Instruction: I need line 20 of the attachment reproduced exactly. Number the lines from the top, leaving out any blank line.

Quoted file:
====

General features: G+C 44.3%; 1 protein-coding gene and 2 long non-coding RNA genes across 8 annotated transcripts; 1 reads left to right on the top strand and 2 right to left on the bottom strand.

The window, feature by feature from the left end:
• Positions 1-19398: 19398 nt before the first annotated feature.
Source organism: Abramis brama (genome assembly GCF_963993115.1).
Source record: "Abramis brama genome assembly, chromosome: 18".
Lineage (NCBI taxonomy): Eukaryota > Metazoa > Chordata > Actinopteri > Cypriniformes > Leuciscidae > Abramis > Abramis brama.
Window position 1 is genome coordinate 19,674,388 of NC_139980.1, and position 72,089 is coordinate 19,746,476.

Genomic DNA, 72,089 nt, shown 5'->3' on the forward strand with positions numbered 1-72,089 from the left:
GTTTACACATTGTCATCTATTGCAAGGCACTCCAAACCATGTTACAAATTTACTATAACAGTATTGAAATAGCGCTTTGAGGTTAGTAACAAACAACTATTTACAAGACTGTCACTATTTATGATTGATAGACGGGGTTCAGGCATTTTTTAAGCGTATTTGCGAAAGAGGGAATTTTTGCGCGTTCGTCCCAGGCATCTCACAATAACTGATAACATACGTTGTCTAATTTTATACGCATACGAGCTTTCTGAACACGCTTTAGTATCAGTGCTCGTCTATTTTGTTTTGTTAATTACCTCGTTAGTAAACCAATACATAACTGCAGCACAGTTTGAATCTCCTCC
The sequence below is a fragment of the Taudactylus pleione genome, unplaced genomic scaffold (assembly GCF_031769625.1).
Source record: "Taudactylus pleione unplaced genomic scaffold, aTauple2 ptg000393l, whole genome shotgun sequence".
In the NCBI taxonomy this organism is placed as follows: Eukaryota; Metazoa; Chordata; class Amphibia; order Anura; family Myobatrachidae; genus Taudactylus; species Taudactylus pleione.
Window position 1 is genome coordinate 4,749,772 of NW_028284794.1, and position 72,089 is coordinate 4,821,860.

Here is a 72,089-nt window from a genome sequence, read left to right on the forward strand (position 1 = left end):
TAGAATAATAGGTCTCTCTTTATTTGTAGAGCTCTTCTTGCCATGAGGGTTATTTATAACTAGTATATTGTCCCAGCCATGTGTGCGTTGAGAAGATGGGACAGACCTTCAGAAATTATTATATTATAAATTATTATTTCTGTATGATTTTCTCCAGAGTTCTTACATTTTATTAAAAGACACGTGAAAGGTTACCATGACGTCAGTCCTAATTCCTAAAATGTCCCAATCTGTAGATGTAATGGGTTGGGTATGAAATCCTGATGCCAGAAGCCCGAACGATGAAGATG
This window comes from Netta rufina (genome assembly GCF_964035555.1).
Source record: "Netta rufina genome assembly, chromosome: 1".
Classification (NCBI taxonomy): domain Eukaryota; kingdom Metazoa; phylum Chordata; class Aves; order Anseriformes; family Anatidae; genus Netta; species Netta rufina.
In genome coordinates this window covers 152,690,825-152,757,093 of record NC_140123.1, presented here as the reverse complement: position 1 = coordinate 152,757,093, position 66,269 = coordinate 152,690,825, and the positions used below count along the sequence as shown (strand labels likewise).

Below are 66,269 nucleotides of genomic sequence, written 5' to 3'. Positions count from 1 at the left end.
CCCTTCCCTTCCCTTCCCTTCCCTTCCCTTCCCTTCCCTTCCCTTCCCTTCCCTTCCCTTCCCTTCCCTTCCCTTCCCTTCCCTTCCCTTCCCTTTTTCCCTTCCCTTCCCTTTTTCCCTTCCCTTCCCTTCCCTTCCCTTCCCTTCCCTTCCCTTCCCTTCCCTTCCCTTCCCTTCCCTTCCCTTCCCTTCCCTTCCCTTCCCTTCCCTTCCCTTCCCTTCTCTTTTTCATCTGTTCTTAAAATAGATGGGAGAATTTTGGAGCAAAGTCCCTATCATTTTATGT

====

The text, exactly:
Below are 66,269 nucleotides of genomic sequence, written 5' to 3'. Positions count from 1 at the left end.